I don't want to imagine the world of cinema without David Lynch in it. Not only has he made some of the most iconic and simultaneously enigmatic feature films in the history of the medium, he's populated the scene with quite a personality. His playful strangeness is always a delight; he knows how to play to the media. Anyone who's wondered who exactly could make such a film as Eraserhead ought to be pleasantly surprised upon viewing interviews with the director. He's not the dark, brooding type. He's got an ineffable sense of humor, like the whole world's a game to him, like he's only putting out these thickly surreal and disturbing films to toy with us. Maybe that's even the case. Even if it is, I'm loving the game.
But despite his public shenanigans, there's plenty to point to the fact that Lynch as a director and an artist cares deeply about the medium in which he works. He takes film very seriously and believes in the power of the film experience. Take, for example, this clip below, where he disparages the trend of watching movies on ultraportable devices like cell phones. A 3 by 5 inch screen is no art house, and Lynch goes so far as to argue that movies are in fact unwatchable on smartphone screens. Or watchable, but artistically incomprehensible. The experience of the film can't be shrunk to that resolution. The movie screen is supposed to hold you in its palm, not the other way around. Video playback capabilities on phones might be great for checking out music videos on the go, but they're not how you ought to take in quality cinema. The tiny screen will never have the same power as a theater. Lynch knows the power of the movie theater all too well as one of its prime wielders. I first saw Eraserhead on the big screen at a small art house theater in Cambridge. By the time I walked out, I had forgotten what colors were. That's how immersed I was; Lynch's black-and-white movie had made me forget that the real world had such a thing as color. Powerful stuff indeed.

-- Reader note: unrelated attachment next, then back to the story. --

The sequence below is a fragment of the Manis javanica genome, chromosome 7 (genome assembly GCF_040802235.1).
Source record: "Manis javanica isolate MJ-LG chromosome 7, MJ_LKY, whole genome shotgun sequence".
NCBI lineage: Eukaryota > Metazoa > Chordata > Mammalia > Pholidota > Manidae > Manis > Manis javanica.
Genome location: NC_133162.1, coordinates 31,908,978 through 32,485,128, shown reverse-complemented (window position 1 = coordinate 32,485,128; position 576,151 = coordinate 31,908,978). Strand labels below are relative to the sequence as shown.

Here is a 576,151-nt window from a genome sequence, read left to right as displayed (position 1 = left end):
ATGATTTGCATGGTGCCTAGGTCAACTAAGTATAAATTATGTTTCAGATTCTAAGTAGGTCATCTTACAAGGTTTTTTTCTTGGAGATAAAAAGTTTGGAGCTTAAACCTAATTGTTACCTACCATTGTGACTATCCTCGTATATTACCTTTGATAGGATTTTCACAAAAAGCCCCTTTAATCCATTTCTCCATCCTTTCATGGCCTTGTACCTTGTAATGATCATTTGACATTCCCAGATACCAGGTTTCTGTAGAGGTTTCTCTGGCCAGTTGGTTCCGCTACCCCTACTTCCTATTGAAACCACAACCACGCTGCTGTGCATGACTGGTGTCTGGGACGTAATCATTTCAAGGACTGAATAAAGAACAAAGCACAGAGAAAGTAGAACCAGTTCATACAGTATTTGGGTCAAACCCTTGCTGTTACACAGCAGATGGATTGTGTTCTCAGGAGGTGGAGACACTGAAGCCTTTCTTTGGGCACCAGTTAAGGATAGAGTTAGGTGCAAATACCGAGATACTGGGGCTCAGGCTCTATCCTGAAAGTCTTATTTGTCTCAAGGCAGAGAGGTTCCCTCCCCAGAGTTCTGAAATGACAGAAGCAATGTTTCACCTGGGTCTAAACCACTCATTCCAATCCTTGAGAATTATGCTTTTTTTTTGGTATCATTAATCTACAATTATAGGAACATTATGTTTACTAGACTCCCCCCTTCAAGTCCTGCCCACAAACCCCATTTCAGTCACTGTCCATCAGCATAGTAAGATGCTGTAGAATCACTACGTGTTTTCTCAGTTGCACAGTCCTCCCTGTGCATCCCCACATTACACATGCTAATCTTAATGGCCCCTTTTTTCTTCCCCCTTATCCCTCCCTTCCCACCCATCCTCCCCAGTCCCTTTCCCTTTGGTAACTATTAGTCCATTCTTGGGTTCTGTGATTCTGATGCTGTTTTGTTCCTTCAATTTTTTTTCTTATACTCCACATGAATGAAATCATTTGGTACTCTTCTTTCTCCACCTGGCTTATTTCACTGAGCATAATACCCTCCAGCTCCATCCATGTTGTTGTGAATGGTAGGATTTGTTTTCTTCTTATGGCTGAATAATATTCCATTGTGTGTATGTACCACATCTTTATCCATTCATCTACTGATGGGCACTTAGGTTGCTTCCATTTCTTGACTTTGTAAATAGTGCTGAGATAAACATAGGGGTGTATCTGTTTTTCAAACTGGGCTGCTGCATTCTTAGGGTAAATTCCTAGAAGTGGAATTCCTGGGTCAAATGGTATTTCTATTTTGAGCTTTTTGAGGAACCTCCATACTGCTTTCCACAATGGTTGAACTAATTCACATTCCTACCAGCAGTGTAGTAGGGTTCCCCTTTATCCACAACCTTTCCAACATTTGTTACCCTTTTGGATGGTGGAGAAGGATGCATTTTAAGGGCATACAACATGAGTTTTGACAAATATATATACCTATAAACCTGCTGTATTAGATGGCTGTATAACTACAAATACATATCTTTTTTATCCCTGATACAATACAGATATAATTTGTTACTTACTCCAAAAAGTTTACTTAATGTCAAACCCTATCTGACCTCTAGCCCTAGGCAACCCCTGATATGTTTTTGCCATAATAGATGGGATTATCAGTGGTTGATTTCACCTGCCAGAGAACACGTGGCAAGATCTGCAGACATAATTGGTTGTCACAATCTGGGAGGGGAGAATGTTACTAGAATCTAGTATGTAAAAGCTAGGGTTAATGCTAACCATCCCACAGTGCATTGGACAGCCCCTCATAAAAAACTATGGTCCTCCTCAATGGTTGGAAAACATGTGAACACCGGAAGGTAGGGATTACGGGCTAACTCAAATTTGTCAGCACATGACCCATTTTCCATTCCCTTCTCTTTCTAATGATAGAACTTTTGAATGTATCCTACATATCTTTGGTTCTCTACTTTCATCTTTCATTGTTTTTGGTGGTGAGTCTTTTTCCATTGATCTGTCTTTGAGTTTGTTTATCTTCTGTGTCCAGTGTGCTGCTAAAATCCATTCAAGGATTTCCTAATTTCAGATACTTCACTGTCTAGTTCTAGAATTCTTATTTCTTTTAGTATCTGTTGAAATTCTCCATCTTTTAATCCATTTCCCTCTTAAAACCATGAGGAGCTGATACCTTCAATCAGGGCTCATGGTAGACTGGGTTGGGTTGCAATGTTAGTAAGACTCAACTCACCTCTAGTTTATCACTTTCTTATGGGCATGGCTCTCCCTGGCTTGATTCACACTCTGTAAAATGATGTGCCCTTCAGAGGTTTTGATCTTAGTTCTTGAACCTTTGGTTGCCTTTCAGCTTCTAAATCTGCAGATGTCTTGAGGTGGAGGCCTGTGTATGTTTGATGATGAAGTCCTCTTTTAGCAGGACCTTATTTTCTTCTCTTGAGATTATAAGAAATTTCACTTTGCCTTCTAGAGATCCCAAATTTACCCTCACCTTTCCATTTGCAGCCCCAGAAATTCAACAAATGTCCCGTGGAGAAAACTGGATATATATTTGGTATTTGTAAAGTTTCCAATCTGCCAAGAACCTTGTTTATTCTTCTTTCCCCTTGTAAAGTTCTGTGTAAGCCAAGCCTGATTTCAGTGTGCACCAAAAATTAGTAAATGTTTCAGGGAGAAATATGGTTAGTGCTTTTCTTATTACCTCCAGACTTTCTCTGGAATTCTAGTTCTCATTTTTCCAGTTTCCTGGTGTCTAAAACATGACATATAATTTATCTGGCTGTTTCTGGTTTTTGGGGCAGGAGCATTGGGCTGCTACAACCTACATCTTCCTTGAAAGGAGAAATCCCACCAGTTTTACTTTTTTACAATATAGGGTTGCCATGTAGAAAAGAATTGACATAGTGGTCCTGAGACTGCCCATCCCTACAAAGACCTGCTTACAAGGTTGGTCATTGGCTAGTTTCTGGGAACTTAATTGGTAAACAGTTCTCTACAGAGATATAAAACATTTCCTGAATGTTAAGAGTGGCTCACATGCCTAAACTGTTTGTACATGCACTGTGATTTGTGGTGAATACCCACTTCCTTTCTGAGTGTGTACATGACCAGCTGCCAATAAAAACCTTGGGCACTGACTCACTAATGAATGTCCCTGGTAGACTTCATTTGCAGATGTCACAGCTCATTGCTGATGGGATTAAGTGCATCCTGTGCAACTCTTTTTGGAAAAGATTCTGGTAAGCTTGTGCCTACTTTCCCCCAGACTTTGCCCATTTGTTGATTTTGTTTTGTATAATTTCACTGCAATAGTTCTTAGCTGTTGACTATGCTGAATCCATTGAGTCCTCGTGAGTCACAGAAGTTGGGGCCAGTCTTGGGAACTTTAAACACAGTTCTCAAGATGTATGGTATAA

The video contains NSFW language. It also contains words like "telephone" and "trillion", made hilarious by Lynch's incredulous exasperation at the iPhone trend. It's only thirty seconds long but it contains a thousand times more swag than whatever the kids are watching at the multiplex now. I just want a YouTube channel devoted exclusively to David Lynch getting mad at things.